On April 24, single parents, immigrants, veterans, the formerly incarcerated, those struggling with illness, and others mounted a podium at the University of Wisconsin–Madison Memorial Union. All were returning adult students receiving honors at the Adult Student Scholarships and Awards Reception, hosted by Adult Career and Special Student Services (ACSSS). And all shared a single trait: true grit.
Darlene Shafer, single parent of two teens, teared up as she expressed gratitude for getting the Nancy W. Denney Memorial Scholarship. “I come from a rural area 400 miles from the university. We didn’t have a lot of resources, and I think I share that with many students here today. I hope to bring resources back to smaller communities.”
Shafer studies agriculture and applied economics and plans to go to law school.
“It takes an incredible amount of courage to make our way over hurdles,” said Derek Kindle, director of the UW–Madison Office of Student Financial Aid. “You are the greatest example of what we can do and how we can overcome anything in our way.”
The ceremony honored nearly 50 of these courageous nontraditional learners, who have resumed their academic pursuits while handling all the demands of adult life.
‘I have come a long way’
Ahmad Alabboud Alkheder came to Wisconsin as a refugee from Syria. He participated in the UW–Madison Odyssey Project in 2016-17 and is now enrolled as a biology major with plans to attend dental school. He said, “I have come a long way and now I am close to achieving my goal. I’m so grateful.”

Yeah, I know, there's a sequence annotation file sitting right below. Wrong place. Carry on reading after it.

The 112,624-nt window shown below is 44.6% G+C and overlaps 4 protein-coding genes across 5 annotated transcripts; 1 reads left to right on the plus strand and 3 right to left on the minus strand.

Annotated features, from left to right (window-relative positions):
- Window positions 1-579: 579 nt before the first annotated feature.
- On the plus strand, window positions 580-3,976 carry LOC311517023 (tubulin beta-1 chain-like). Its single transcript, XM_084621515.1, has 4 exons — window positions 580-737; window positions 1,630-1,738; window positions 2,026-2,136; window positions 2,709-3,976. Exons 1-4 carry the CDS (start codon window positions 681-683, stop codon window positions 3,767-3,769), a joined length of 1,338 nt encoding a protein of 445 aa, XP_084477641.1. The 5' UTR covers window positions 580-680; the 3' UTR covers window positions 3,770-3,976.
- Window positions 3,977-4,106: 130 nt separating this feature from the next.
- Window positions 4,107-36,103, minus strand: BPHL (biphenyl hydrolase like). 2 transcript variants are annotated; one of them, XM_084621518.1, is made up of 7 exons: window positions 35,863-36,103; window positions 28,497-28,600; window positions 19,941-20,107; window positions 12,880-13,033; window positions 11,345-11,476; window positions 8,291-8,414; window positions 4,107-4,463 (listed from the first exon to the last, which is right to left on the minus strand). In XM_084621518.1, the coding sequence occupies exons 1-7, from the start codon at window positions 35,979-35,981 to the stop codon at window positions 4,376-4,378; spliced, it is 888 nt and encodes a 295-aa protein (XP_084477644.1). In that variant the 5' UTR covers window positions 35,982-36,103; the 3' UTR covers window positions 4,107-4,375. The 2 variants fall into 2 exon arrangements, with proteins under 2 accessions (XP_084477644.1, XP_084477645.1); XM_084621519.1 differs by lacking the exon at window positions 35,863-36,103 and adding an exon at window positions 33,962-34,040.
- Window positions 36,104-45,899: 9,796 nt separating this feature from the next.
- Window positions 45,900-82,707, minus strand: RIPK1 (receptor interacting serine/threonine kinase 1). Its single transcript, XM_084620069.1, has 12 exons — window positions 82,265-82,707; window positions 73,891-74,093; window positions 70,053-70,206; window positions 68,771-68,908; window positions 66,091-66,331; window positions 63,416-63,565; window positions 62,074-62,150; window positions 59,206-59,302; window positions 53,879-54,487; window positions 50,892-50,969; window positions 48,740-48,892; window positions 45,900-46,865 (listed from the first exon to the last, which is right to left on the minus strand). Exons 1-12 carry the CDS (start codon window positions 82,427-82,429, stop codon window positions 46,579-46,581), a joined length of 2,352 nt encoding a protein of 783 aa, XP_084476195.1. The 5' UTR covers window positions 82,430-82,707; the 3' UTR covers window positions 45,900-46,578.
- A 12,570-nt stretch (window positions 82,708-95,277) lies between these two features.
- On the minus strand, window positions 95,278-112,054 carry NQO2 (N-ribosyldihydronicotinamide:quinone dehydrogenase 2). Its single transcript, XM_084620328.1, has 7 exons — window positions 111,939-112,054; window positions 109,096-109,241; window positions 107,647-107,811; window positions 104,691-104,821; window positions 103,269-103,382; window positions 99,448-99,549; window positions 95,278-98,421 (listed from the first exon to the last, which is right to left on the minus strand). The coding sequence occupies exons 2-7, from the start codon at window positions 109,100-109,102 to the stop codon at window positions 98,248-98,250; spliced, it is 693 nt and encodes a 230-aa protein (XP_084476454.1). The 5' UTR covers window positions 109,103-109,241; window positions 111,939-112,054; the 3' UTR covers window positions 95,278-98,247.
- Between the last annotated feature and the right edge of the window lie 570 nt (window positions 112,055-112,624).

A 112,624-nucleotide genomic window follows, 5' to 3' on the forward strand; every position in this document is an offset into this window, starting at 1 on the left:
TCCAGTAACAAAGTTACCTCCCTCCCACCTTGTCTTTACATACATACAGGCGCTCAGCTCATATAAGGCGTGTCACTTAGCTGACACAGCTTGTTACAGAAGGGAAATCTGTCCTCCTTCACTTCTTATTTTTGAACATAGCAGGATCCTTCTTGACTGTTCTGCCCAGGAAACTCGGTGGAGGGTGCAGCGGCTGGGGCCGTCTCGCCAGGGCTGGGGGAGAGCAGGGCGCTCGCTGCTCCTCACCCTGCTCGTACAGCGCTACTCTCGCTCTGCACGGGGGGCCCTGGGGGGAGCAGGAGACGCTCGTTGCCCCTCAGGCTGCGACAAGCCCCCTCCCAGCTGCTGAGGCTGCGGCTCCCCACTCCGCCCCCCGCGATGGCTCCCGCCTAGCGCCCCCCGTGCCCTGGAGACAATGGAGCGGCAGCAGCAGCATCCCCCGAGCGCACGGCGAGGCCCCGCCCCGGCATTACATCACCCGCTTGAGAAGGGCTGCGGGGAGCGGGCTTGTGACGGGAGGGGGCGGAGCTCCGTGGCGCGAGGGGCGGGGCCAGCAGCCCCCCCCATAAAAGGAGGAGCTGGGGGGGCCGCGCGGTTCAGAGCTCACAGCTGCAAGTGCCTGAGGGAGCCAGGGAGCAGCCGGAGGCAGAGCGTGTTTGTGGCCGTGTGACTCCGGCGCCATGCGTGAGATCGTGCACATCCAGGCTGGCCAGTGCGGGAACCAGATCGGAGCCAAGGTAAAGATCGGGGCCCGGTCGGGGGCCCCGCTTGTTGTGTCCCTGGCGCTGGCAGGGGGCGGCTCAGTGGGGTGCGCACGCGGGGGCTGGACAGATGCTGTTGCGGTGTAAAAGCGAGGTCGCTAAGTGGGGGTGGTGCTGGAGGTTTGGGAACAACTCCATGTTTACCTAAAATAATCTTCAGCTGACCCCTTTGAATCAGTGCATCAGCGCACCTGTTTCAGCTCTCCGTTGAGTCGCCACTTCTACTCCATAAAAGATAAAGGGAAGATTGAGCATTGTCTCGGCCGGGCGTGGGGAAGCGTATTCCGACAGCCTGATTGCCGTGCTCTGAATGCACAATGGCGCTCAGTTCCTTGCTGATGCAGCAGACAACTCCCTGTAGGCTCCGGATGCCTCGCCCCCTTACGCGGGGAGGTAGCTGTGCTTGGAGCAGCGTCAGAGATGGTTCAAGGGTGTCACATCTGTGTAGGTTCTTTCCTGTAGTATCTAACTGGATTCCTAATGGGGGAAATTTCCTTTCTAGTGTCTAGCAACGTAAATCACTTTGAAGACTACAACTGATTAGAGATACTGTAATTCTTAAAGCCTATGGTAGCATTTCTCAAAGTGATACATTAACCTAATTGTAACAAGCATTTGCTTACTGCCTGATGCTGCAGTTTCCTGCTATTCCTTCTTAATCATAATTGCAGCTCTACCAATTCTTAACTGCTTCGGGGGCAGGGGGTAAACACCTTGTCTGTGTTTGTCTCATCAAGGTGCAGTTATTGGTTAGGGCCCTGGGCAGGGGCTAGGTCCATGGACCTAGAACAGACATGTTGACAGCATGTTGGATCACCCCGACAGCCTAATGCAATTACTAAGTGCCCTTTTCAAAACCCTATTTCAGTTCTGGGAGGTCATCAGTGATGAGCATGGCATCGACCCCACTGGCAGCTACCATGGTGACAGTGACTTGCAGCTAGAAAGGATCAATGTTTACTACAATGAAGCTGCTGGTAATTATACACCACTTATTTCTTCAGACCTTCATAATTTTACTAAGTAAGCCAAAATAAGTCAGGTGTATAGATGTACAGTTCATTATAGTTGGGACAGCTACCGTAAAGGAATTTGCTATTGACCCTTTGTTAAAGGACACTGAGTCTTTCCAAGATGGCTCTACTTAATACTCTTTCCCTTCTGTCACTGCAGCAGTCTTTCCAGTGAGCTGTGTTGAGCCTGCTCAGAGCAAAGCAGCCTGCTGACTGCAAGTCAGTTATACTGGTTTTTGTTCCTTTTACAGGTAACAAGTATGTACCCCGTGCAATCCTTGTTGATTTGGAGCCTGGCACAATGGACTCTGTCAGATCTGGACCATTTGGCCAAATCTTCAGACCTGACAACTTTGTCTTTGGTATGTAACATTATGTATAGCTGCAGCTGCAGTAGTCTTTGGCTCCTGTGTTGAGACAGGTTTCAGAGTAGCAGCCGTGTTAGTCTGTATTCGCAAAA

Marine Corps veteran Deidre Nieman let nothing get in the way of pursuing her educational goal. As a finalist for an Outstanding Undergraduate Returning Adult Student Award, she said, “My experience in the military and my daughter taught me that the only limits you have are the limits you put on yourself.”
Neiman was recently accepted into the nurse residency program at the VA hospital in Madison.
Angeline Mboutngam, winner of an Outstanding Undergraduate Returning Adult Student Award, spoke of the barriers she faced growing up in Cameroon and the arduous path to her degree in community and nonprofit leadership. When she asked people in the audience who supported her to please stand, more than a dozen–including her beaming husband and four children–stood and clapped as a wide smile spread on Mboutngam’s face.
“It’s humbling to win this award,” she said. “My goal is to keep going, keep teaching my children that whatever obstacles you face, you can do it.”
‘No one can take it away from you’
Students also thanked generous donors who make possible numerous scholarships, including the PLATO (Participatory Learning and Teaching Organization) Scholarship, Bernard Osher Reentry Scholarship, Alma Baron Second Chance for Women Scholarship, and the Stuart Daily Seeds of Learning Scholarship, among many other scholarship funds.
Kindle announced Badger Ready, a new UW–Madison program that will give more returning adults a second chance at an undergraduate degree. “Our goal with the Badger Ready program is to reach more Wisconsin residents with new opportunities,” he said.
At the end of the event, director of ACSSS Martin Rouse thanked students, families, and donors, and shared a quote by B.B. King: “The beautiful thing about learning is that no one can take it away from you.”
All photos by David Giroux.